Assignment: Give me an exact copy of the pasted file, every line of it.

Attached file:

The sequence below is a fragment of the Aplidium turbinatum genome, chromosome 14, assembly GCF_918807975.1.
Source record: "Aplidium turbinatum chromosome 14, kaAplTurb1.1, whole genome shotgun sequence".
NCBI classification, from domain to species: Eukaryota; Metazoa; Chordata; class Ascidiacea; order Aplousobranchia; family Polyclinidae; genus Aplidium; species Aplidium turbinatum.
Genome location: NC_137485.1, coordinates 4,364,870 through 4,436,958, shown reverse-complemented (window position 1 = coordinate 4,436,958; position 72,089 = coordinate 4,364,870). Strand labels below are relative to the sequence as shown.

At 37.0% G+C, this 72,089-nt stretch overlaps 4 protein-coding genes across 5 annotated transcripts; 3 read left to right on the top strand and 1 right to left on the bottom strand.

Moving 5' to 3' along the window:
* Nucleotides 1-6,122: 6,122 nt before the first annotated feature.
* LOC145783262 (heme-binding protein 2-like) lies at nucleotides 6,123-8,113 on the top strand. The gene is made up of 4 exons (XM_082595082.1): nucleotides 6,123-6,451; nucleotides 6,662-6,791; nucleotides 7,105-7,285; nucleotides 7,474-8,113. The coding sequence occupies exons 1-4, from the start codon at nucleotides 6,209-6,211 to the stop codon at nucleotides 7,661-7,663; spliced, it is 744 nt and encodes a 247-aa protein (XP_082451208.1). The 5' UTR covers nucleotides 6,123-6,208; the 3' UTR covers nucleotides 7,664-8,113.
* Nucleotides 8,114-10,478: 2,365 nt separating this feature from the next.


The sequence below is a fragment of the Aplidium turbinatum genome, chromosome 14, assembly GCF_918807975.1.
Source record: "Aplidium turbinatum chromosome 14, kaAplTurb1.1, whole genome shotgun sequence".
NCBI classification, from domain to species: Eukaryota; Metazoa; Chordata; class Ascidiacea; order Aplousobranchia; family Polyclinidae; genus Aplidium; species Aplidium turbinatum.
Genome location: NC_137485.1, coordinates 4,364,870 through 4,436,958, shown reverse-complemented (window position 1 = coordinate 4,436,958; position 72,089 = coordinate 4,364,870). Strand labels below are relative to the sequence as shown.

At 37.0% G+C, this 72,089-nt stretch overlaps 4 protein-coding genes across 5 annotated transcripts; 3 read left to right on the top strand and 1 right to left on the bottom strand.

Moving 5' to 3' along the window:
* Nucleotides 1-6,122: 6,122 nt before the first annotated feature.
* LOC145783262 (heme-binding protein 2-like) lies at nucleotides 6,123-8,113 on the top strand. The gene is made up of 4 exons (XM_082595082.1): nucleotides 6,123-6,451; nucleotides 6,662-6,791; nucleotides 7,105-7,285; nucleotides 7,474-8,113. The coding sequence occupies exons 1-4, from the start codon at nucleotides 6,209-6,211 to the stop codon at nucleotides 7,661-7,663; spliced, it is 744 nt and encodes a 247-aa protein (XP_082451208.1). The 5' UTR covers nucleotides 6,123-6,208; the 3' UTR covers nucleotides 7,664-8,113.
* Nucleotides 8,114-10,478: 2,365 nt separating this feature from the next.